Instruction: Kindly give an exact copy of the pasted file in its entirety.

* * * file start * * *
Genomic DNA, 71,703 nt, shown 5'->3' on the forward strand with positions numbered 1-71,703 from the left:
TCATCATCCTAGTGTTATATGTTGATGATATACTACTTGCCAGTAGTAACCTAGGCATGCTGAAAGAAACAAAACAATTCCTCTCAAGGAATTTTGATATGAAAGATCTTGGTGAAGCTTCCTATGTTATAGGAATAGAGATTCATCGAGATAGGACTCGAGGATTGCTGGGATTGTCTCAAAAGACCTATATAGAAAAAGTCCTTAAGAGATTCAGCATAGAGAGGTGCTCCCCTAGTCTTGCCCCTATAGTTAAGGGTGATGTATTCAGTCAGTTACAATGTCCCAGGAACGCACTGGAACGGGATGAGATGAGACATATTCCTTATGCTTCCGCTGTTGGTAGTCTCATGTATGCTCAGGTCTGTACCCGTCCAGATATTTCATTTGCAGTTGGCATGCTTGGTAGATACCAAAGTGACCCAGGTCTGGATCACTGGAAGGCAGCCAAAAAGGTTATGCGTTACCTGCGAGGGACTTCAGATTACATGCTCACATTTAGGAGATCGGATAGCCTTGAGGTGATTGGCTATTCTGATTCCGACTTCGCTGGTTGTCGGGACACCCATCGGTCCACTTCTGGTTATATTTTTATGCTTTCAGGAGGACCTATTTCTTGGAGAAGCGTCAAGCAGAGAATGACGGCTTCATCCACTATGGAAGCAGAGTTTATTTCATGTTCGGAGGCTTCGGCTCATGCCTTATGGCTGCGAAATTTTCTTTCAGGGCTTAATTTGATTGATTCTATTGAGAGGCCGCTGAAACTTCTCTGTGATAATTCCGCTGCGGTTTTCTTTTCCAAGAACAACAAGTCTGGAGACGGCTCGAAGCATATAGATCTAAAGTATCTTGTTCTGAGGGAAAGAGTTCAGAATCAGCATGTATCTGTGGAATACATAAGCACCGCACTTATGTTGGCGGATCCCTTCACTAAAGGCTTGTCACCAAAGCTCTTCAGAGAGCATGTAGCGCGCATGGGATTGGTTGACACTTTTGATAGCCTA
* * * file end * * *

Genomic DNA, 71,703 nt, shown 5'->3' on the forward strand with positions numbered 1-71,703 from the left:
TCATCATCCTAGTGTTATATGTTGATGATATACTACTTGCCAGTAGTAACCTAGGCATGCTGAAAGAAACAAAACAATTCCTCTCAAGGAATTTTGATATGAAAGATCTTGGTGAAGCTTCCTATGTTATAGGAATAGAGATTCATCGAGATAGGACTCGAGGATTGCTGGGATTGTCTCAAAAGACCTATATAGAAAAAGTCCTTAAGAGATTCAGCATAGAGAGGTGCTCCCCTAGTCTTGCCCCTATAGTTAAGGGTGATGTATTCAGTCAGTTACAATGTCCCAGGAACGCACTGGAACGGGATGAGATGAGACATATTCCTTATGCTTCCGCTGTTGGTAGTCTCATGTATGCTCAGGTCTGTACCCGTCCAGATATTTCATTTGCAGTTGGCATGCTTGGTAGATACCAAAGTGACCCAGGTCTGGATCACTGGAAGGCAGCCAAAAAGGTTATGCGTTACCTGCGAGGGACTTCAGATTACATGCTCACATTTAGGAGATCGGATAGCCTTGAGGTGATTGGCTATTCTGATTCCGACTTCGCTGGTTGTCGGGACACCCATCGGTCCACTTCTGGTTATATTTTTATGCTTTCAGGAGGACCTATTTCTTGGAGAAGCGTCAAGCAGAGAATGACGGCTTCATCCACTATGGAAGCAGAGTTTATTTCATGTTCGGAGGCTTCGGCTCATGCCTTATGGCTGCGAAATTTTCTTTCAGGGCTTAATTTGATTGATTCTATTGAGAGGCCGCTGAAACTTCTCTGTGATAATTCCGCTGCGGTTTTCTTTTCCAAGAACAACAAGTCTGGAGACGGCTCGAAGCATATAGATCTAAAGTATCTTGTTCTGAGGGAAAGAGTTCAGAATCAGCATGTATCTGTGGAATACATAAGCACCGCACTTATGTTGGCGGATCCCTTCACTAAAGGCTTGTCACCAAAGCTCTTCAGAGAGCATGTAGCGCGCATGGGATTGGTTGACACTTTTGATAGCCTA